Show Your Support for Kick Butts Day on March 16

Show Your Support for Kick Butts Day on March 16

Did you know that according to the Surgeon General, almost no one starts smoking after the age of 25? Or that in Minnesota, 30,400 high school students smoke, according to the Kick Butts Day website?

                                                               

Tobacco use among youth continues to be a huge concern. Nicotine is known to harm adolescent brain development, and youth can become dependent sooner than adults. That’s why Big Tobacco has created tobacco products that have candy flavors and look like candy, to specifically target our youth and those most vulnerable.

 

National Kick Butts Day on March 16, 2016, is a day organized by the Campaign for Tobacco-Free Kids to give youth a voice about the concerns tobacco has on their lives and to speak out against Big Tobacco. Youth organizations are encouraged to conduct activities in their community to let the decision makers know the toll tobacco has on their lives.

 

You can show your support for tobacco control measures to protect our youth on Kick Butts Day — and every day:

  • Ensure our youth are not exposed to dangerous secondhand smoke by being very conscious of what is happening around you and where people may be smoking. 
  • Encourage your worksite, church, housing complex or other facility to consider a tobacco-free ordinance.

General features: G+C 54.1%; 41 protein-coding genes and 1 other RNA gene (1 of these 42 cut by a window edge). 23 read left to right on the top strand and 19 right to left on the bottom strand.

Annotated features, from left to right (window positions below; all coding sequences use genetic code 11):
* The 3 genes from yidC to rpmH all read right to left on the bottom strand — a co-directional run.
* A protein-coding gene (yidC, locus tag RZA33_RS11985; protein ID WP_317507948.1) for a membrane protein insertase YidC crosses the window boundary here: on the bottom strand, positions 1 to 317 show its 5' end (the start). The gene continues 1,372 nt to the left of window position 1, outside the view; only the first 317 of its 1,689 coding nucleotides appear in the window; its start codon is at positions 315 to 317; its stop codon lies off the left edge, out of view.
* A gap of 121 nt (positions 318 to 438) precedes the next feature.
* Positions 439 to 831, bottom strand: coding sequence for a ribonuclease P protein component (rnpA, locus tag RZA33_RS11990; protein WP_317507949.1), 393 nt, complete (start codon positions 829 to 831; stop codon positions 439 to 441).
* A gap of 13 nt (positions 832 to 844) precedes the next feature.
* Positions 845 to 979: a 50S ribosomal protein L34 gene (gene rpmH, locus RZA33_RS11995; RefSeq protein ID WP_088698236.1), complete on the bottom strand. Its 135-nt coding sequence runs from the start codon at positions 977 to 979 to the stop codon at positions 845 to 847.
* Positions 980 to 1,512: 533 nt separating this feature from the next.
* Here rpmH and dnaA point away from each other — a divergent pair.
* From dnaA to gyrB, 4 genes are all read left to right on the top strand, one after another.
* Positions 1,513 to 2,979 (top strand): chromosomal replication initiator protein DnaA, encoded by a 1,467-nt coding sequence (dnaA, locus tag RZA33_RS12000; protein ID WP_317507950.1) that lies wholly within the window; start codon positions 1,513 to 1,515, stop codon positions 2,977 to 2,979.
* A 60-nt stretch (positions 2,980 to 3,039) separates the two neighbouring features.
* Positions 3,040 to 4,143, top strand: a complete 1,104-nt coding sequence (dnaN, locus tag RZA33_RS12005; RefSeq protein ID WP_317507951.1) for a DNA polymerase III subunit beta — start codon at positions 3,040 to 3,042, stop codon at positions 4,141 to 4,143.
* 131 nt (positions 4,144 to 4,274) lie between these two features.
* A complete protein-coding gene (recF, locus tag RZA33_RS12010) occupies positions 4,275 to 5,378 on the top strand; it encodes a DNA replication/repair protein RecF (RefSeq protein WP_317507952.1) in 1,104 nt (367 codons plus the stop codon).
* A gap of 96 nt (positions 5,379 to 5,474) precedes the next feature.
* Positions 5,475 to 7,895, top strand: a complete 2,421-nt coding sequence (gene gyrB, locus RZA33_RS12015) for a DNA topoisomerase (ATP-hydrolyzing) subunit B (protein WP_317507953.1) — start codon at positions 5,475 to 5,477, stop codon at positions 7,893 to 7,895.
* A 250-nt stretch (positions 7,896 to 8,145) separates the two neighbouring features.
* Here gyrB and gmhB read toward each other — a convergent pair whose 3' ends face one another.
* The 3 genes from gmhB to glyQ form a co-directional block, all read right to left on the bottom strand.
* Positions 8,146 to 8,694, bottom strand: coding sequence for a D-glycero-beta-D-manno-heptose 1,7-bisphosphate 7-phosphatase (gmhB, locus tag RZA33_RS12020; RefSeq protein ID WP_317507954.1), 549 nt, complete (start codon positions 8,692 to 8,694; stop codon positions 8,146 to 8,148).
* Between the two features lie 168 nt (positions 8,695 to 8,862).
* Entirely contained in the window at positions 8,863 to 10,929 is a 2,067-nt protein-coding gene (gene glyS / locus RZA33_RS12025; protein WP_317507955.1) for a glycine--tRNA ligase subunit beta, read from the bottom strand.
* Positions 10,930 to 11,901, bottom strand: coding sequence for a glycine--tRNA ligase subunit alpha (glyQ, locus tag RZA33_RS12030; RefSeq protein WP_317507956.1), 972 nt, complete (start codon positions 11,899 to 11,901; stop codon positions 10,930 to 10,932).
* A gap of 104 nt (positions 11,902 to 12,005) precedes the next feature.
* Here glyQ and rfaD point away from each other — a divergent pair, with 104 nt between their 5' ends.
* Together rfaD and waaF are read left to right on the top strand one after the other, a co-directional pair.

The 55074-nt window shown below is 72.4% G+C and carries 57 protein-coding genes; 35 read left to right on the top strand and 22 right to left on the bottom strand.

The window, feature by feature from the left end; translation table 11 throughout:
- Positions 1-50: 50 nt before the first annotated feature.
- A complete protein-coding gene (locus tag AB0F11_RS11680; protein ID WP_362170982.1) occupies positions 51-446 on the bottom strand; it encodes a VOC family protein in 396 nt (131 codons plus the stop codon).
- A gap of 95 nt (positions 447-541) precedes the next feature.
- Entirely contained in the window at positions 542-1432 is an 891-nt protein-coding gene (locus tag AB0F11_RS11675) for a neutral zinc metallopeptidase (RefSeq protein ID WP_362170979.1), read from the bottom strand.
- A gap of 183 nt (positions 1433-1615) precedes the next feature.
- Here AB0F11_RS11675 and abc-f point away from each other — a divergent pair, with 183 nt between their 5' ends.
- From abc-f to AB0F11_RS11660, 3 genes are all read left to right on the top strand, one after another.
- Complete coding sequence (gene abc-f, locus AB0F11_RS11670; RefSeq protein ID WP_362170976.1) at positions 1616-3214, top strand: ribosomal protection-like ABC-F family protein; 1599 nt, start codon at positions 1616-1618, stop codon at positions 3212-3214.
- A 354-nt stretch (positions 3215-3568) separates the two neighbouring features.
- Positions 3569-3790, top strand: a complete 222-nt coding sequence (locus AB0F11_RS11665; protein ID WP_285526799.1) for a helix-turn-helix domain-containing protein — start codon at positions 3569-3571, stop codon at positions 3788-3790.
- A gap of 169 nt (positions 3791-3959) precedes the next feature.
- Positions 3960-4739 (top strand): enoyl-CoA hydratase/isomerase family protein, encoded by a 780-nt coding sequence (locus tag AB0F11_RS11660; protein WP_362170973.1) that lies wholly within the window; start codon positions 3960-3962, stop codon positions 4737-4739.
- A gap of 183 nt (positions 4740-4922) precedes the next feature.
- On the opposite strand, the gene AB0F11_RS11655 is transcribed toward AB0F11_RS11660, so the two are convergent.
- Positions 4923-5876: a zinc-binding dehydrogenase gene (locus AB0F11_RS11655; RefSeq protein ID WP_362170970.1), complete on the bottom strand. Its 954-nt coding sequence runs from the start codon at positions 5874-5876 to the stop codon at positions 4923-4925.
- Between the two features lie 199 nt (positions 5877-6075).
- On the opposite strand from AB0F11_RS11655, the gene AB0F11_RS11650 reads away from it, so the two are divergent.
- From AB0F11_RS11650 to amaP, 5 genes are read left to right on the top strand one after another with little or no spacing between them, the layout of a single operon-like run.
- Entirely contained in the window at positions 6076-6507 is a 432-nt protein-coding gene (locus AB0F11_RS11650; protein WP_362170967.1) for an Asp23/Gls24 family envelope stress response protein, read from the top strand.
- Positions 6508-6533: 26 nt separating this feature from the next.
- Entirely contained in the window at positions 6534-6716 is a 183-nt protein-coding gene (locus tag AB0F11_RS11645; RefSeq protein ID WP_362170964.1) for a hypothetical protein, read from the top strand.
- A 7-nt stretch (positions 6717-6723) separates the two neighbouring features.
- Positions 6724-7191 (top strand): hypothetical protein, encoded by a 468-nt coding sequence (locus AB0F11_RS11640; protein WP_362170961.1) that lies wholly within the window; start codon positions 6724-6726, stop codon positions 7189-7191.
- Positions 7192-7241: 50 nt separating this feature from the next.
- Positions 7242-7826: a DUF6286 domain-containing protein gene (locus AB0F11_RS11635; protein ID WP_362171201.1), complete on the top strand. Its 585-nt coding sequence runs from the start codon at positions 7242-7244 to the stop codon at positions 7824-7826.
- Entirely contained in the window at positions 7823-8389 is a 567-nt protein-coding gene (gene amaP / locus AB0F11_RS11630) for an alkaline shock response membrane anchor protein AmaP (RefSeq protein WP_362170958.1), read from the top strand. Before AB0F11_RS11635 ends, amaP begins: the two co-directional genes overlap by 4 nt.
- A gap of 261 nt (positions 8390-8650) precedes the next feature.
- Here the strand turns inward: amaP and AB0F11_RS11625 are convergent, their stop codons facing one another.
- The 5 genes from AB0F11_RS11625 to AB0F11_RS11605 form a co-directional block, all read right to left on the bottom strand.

• Work with our elected officials and support their efforts to keep tobacco products out of the hands of our youth by enacting strong ordinances for the sale and use of tobacco products. 

Why does it matter?

According to the Kick Butts website, each year 4,900 kids under the age of 18 become new daily smokers. Of those 102,000 will die prematurely.

 

Death from smoking is still the number one preventable death in the United States. Each year tobacco use kills more people than alcohol, AIDS, automobile accidents, illegal drugs, murders, and suicides combined — and thousands more die from other tobacco-related causes — such as fires caused by smoking (more than 1,000 deaths/year nationwide) and smokeless tobacco use.

 

Many young people are being exposed to nicotine, which is highly addictive, through e-cigarettes. According to the 2014 Minnesota Youth Tobacco Survey, an estimated 85,900 Minnesota public school students in grades 6-12 have tried e-cigarettes, and 38,400 reported using them in the past 30 days.

 

Secondhand smoke is also a significant problem. Success in reducing secondhand smoke exposure to our youth has decreased significantly in recent years. Nearly 30 percent of fifth-graders and 40 percent of eleventh-graders report being exposed to secondhand smoke within the last seven days. Exposure to secondhand smoke is more likely to be reported by youth with asthma than those without asthma, and youth cite parks or an outdoor location as the place where they are most often exposed to secondhand smoke.

 

Let’s work together to protect the future of our most precious resource — our children — from a preventable premature death.  

In 2014, students from Minnesota Valley Lutheran posed by their creative display of the number 102,000, which represents the number of Minnesota’s young people — more than four times the total population of Brown County — that will die prematurely as a result of smoking.